Many companies want to turn their data into something actionable – whether it’s identifying market opportunities, understanding the true impact of promotions and concessions, or targeting prices, volume and product mix – so  their sales teams can better serve their customers at the point of negotiations.

By leveraging the power of informed pricing, coupled with familiar and easy-to-use tools, sales teams are able to drive improved financial performance and more fully realise their company’s market potential.

By: Sean Duclaux
Service Parts Industry Marketing Manager, PROS.

Consider attending PROS Outperform 2013 The Big Data Event for Sales and  Pricing.
For more information go to: 

Tuesday, March 5, 2013

The Least Understood Pricing Parameter Among Business People!

An uncertain global economy, ever-increasing competition and relentless demands from traditional and new channel partners have placed more pressure on pricing well. Fortunately, changes in the law of pricing—particularly in the United States and Canada—have resulted a great deal of freedom that effectively narrows or eliminates formerly convenient legal rules of thumb.

Eugene F. Zelek, Jr.Partner and Co-Chair,
Antitrust & Trade Regulation Group,
Freeborn & Peters LLP
"Legal issues are probably the least understood pricing parameter among business people," but often significantly affect pricing strategy and its implementation. Indeed, lingering misperceptions may block the use of powerful tools that help achieve improved pricing performance.

During the next PPS Spring Pricing Conference in San Francisco you will have a great opportunity to learn how the considerable flexibility in the law and the cutting-edge legal tools that go with it can be applied to achieve pricing excellence in three key areas of growing current interest: (1) embracing value pricing to maximize return, (2) combating resale price erosion over the Internet or elsewhere and (3) engaging in effective price signaling to avoid lowest-common-denominator pricing,

The following topics, among others, will be addressed:
  • Reaping the Rewards of Value Management
  • Paying for Value: Account-Specific and Channel-Specific Pricing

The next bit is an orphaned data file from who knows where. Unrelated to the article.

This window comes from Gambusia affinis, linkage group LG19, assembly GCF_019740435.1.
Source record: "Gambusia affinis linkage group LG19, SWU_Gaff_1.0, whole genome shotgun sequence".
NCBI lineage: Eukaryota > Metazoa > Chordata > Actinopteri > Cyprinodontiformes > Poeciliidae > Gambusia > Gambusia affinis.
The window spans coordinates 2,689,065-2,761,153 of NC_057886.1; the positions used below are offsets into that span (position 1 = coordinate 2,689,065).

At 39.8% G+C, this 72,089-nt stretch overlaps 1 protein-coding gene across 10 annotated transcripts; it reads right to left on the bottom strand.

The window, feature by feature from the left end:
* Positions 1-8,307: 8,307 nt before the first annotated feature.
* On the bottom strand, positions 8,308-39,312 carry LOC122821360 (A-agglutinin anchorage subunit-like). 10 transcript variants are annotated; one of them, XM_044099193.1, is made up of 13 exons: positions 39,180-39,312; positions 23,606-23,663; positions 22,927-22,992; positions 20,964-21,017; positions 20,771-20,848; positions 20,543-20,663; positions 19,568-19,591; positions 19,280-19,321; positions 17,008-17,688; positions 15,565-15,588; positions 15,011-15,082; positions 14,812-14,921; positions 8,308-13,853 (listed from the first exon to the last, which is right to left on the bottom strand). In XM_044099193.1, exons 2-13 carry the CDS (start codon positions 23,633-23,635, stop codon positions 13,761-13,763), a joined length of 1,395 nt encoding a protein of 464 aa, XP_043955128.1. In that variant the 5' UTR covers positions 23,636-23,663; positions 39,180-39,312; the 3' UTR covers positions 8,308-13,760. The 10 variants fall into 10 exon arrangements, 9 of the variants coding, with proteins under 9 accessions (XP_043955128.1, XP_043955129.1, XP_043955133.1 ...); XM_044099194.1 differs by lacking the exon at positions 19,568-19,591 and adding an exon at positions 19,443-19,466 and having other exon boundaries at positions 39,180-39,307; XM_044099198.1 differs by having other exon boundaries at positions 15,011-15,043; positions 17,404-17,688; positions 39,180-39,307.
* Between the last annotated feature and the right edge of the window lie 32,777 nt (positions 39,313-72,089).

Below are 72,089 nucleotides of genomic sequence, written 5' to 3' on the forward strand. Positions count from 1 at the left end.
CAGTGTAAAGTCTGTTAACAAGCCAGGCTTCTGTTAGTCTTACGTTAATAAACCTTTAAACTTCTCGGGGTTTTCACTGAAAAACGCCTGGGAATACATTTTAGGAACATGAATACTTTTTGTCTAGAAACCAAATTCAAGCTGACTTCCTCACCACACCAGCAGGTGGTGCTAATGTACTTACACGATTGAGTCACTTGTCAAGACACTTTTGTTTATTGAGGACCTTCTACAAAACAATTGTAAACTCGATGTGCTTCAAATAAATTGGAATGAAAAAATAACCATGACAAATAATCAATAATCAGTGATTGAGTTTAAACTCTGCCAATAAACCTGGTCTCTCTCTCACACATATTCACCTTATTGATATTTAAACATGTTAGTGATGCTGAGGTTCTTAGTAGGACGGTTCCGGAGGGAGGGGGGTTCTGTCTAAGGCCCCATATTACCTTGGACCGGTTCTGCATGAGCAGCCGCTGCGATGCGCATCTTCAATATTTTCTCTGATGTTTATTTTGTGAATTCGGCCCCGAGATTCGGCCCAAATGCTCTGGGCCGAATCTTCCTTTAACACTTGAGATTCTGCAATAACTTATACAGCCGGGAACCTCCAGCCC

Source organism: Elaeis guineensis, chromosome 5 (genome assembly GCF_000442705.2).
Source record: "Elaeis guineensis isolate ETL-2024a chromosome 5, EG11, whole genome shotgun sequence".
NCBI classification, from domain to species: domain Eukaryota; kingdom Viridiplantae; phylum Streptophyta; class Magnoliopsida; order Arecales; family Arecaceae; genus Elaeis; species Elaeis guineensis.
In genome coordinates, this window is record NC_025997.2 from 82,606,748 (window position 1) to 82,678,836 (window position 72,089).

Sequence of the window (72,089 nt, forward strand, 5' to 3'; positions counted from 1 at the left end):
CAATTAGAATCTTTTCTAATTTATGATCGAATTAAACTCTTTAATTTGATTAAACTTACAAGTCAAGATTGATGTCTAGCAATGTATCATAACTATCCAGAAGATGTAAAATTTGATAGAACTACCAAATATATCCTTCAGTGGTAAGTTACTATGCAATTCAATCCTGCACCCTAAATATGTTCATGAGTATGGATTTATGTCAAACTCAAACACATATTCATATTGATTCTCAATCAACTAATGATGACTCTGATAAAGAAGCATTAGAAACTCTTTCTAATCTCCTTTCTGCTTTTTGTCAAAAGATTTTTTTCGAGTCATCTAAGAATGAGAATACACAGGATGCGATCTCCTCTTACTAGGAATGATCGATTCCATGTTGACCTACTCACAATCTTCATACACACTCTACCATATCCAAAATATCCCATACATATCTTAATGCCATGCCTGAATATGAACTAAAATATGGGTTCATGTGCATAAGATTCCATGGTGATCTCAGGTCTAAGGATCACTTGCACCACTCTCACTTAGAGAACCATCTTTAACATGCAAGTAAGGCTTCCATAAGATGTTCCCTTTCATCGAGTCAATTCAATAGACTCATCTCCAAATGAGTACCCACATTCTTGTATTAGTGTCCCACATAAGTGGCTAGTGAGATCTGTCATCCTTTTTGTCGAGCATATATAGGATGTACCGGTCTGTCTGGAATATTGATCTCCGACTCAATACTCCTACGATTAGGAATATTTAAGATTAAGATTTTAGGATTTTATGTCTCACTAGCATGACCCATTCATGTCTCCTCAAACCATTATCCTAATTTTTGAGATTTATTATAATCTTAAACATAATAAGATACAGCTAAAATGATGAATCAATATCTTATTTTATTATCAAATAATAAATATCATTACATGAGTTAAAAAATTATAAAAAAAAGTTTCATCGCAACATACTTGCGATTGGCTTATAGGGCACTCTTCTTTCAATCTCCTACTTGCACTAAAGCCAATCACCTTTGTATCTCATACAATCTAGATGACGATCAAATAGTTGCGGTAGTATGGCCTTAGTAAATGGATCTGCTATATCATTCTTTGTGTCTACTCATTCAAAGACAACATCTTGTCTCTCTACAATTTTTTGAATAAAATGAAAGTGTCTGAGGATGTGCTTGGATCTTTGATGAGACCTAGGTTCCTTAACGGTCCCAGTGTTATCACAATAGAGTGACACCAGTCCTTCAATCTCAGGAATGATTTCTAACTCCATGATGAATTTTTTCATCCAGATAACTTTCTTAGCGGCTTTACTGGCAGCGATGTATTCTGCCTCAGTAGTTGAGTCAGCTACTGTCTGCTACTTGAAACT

• Addressing Internet Price Problems
  • Lawfully Setting and Enforcing Resale Prices
  • Controlling Distribution: Effective Non-Price Restrictions
  • Price Signaling: Using Controlled Transparency
Learn how to take the legal fear out of being assertive; Why the law is not a roadblock to smart pricing;  The relevant standards, what they really mean and their implications for pricers; And, practical approaches that can be readily implemented.

Eugene F. Zelek, Jr. focuses on marketing-related law, applying extensive counseling, transactional, and litigation expertise on behalf of leading consumer and industrial businesses and consulting firms throughout the world. His areas of emphasis include antitrust, pricing, and distribution, as well as branding, licensing, entertainment, strategic alliances, supply relationships, complex contracts, advertising, and new product development.

Mr. Zelek joined Freeborn & Peters LLP after practicing marketing law at a large international law firm and The Quaker Oats Company, then becoming a Quaker Product Manager with shared responsibility for Quaker’s Cap’n Crunch cereal and Chewy granola bars. He is a partner in the firm’s Business Law Services and Litigation Practice Groups and co-chairs the Antitrust and Trade Regulation Practice Group.

After receiving an undergraduate degree in journalism with high honors from the University of Illinois, Mr. Zelek graduated cum laude from the Northwestern University School of Law and, as a marketing major, with Distinction from the Kellogg School of Management. While at Northwestern, he was an Executive Editor of its law review and a Distinguished Scholar. Subsequently, Mr. Zelek has served as a member of the Kellogg marketing faculty, teaching “The Legal Aspects of Marketing Strategy” and executive programs on pricing and channel management.